555 Astable SMD Trainer Instructions

555 Astable SMD Trainer Instructions

Table of Contents


What is the 555 Astable SMD Trainer?

The 555 Astable SMD Trainer kit is designed to test your skills at SMD soldering and provides you with a small circuit that blinks. The frequency of the blink is determined by the value of the electrolytic capacitor and the setting of the potentiometer such that the smaller the size of the capacitor or resistance value of the potentiometer, the 555 astable will flash quicker. To learn more about the 555 timer and how it works, you can check out the instructions for the 555 Astable kit from MitchElectronics which also includes the internal circuit diagram of the 555 itself.

Use this kit to test out your soldering skills!

What can you do with the 555 Astable SMD Trainer?

Besides the obvious use of improving your skills with soldering SMD parts, there are numerous uses for the kit. One potential application is to use the flashing LED as a night locator that can be attached to the back of a bag. Simply put, these kits can be ideal for quickly locating others at night during hikes in a similar fashion to tail and wing lights on planes. 

On that note, the 555 Astable SMD Trainer can also be used on model RC planes that want to replicate the blinking lights used to locate craft at night. The SMD LEDs, albeit small, are brighter than you’d think, and can thus be used as a visual aid at a great distance during the night. 

555 Astable circuits in general are also excellent for pulsing circuits that need to turn something on and off at regular intervals. One such example is a clock source for digital logic circuits that need a regular pulsing voltage (however, if using the 555 Astable with logic circuits, make sure the logic circuit operates at the same voltage as the 555 Astable otherwise you will likely damage the logic circuit).


Component List

ComponentPCB ReferenceQuantityLooks Like
555 Timer IC SOIC8IC11
0805 100R ResistorR21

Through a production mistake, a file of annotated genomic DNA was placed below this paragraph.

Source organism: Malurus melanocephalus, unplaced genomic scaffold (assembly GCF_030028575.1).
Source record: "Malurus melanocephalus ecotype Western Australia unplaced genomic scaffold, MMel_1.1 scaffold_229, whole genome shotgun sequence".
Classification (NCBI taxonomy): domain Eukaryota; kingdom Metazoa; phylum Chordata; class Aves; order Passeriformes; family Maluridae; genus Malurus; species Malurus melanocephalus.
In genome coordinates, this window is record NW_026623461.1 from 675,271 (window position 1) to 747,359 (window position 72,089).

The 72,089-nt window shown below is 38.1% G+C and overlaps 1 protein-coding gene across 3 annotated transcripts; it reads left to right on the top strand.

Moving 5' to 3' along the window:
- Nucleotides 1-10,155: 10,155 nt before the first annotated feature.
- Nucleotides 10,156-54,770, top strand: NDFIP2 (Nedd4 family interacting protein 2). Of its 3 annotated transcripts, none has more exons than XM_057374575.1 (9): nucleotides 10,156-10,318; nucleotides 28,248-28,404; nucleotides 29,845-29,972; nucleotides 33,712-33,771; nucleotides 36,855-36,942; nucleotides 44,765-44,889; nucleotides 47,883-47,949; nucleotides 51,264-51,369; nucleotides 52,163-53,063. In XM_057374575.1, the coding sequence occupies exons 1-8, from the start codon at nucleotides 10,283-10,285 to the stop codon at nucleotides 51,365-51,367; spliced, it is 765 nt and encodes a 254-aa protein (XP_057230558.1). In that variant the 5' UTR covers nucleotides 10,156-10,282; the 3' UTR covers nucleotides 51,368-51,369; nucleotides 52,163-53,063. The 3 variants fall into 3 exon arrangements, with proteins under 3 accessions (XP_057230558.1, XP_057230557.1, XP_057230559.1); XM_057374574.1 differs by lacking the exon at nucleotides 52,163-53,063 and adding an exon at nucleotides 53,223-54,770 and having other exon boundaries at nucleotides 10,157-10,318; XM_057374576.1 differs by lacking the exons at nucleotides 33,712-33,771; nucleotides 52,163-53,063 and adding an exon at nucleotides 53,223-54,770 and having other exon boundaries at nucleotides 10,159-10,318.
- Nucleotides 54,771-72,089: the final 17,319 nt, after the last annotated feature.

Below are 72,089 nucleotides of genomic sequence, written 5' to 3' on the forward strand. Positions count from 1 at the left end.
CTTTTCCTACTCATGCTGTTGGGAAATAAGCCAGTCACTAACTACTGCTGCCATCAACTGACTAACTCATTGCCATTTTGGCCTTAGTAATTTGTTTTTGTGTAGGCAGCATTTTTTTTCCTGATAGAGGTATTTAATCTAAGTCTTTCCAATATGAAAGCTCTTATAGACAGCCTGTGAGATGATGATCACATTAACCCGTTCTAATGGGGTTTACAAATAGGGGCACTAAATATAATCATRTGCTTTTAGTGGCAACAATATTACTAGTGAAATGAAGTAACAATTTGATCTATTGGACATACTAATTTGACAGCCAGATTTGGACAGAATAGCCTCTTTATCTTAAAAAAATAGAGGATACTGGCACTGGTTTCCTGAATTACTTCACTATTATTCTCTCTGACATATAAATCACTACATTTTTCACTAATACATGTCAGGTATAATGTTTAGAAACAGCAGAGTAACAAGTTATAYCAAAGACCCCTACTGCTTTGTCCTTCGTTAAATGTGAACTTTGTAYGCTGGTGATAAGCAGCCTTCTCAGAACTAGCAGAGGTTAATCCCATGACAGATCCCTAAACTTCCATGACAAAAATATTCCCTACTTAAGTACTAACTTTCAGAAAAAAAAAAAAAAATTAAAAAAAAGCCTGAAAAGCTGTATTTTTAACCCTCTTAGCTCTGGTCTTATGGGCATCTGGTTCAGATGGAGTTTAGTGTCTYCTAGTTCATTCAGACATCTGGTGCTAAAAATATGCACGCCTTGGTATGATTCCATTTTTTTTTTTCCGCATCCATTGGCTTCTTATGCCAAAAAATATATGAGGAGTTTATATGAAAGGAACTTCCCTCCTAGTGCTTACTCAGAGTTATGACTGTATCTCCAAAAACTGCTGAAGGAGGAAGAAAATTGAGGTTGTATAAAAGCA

0805 1K ResistorR1, R32
0805 100nF CapacitorC21
10uF CapacitorC11
100K PotentiometerRV11
0805 Red LEDD11
PP3 ConnectorJ11


Construction Tips

3D Printable Jig

To help keep the board stable when soldering, you can download a free STL model of a basic jig that can be 3D printed with all common 3D printers. Watch out for the mounting hole pins as they may be vulnerable to snapping if using a low infill density, low wall thickness, or thick layer heights. Additionally, do not use hot air to solder the PCB when using the jig as you will melt the jig.

SMD Construction Guide

To learn more about how to solder SMD components, read through the MitchElectronics SMD Soldering Guide found in our resources section

Component Order

When soldering the 555 Astable kit, you will need to pay attention to the following chapters in the SMD soldering guide (which can be seen here). You should also solder the components in the order shown below.

  • Integrated Circuits
  • Resistors
  • Capacitors (ceramic)
  • Capacitors (Electrolytic)
  • LEDs

Make sure that the LED, IC, and electrolytic capacitor are oriented correctly as they are polarised components. Inserting the LED in the wrong orientation will result in no light, and inserting the 555 IC the wrong way round will overheat and break. Components such as the resistors can be soldered in any orientation, and the potentiometer can only be inserted in one direction due to the use of 3 unevenly spaced feet.

Finally, ensure that you connect the battery connector correctly with the red wire connecting to the + terminal, and the black wire connecting to the – terminal.